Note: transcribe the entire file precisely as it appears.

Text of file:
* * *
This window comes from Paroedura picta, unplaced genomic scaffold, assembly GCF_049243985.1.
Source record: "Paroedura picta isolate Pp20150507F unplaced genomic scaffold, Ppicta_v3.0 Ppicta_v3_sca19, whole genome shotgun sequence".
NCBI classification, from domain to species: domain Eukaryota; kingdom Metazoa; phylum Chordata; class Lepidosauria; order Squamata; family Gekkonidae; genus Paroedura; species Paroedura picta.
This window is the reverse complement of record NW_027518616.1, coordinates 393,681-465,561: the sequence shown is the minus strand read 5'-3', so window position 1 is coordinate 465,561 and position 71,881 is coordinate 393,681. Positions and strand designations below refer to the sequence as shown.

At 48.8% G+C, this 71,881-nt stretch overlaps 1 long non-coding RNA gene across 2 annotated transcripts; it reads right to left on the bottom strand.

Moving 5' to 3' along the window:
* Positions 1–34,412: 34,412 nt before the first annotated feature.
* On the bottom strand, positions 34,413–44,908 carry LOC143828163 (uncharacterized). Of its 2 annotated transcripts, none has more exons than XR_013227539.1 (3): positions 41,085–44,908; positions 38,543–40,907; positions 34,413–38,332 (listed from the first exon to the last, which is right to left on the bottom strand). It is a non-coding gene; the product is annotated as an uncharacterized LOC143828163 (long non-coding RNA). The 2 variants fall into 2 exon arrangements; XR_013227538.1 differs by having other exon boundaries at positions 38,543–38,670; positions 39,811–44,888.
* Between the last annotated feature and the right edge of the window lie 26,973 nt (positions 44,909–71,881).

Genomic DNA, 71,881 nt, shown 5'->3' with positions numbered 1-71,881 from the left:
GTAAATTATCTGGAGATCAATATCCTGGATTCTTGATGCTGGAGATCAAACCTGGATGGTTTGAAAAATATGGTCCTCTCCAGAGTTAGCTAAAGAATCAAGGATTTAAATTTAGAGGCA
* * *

This window comes from Paroedura picta, unplaced genomic scaffold, assembly GCF_049243985.1.
Source record: "Paroedura picta isolate Pp20150507F unplaced genomic scaffold, Ppicta_v3.0 Ppicta_v3_sca19, whole genome shotgun sequence".
NCBI classification, from domain to species: domain Eukaryota; kingdom Metazoa; phylum Chordata; class Lepidosauria; order Squamata; family Gekkonidae; genus Paroedura; species Paroedura picta.
This window is the reverse complement of record NW_027518616.1, coordinates 393,681-465,561: the sequence shown is the minus strand read 5'-3', so window position 1 is coordinate 465,561 and position 71,881 is coordinate 393,681. Positions and strand designations below refer to the sequence as shown.

At 48.8% G+C, this 71,881-nt stretch overlaps 1 long non-coding RNA gene across 2 annotated transcripts; it reads right to left on the bottom strand.

Moving 5' to 3' along the window:
* Positions 1–34,412: 34,412 nt before the first annotated feature.
* On the bottom strand, positions 34,413–44,908 carry LOC143828163 (uncharacterized). Of its 2 annotated transcripts, none has more exons than XR_013227539.1 (3): positions 41,085–44,908; positions 38,543–40,907; positions 34,413–38,332 (listed from the first exon to the last, which is right to left on the bottom strand). It is a non-coding gene; the product is annotated as an uncharacterized LOC143828163 (long non-coding RNA). The 2 variants fall into 2 exon arrangements; XR_013227538.1 differs by having other exon boundaries at positions 38,543–38,670; positions 39,811–44,888.
* Between the last annotated feature and the right edge of the window lie 26,973 nt (positions 44,909–71,881).

Genomic DNA, 71,881 nt, shown 5'->3' with positions numbered 1-71,881 from the left:
GTAAATTATCTGGAGATCAATATCCTGGATTCTTGATGCTGGAGATCAAACCTGGATGGTTTGAAAAATATGGTCCTCTCCAGAGTTAGCTAAAGAATCAAGGATTTAAATTTAGAGGCA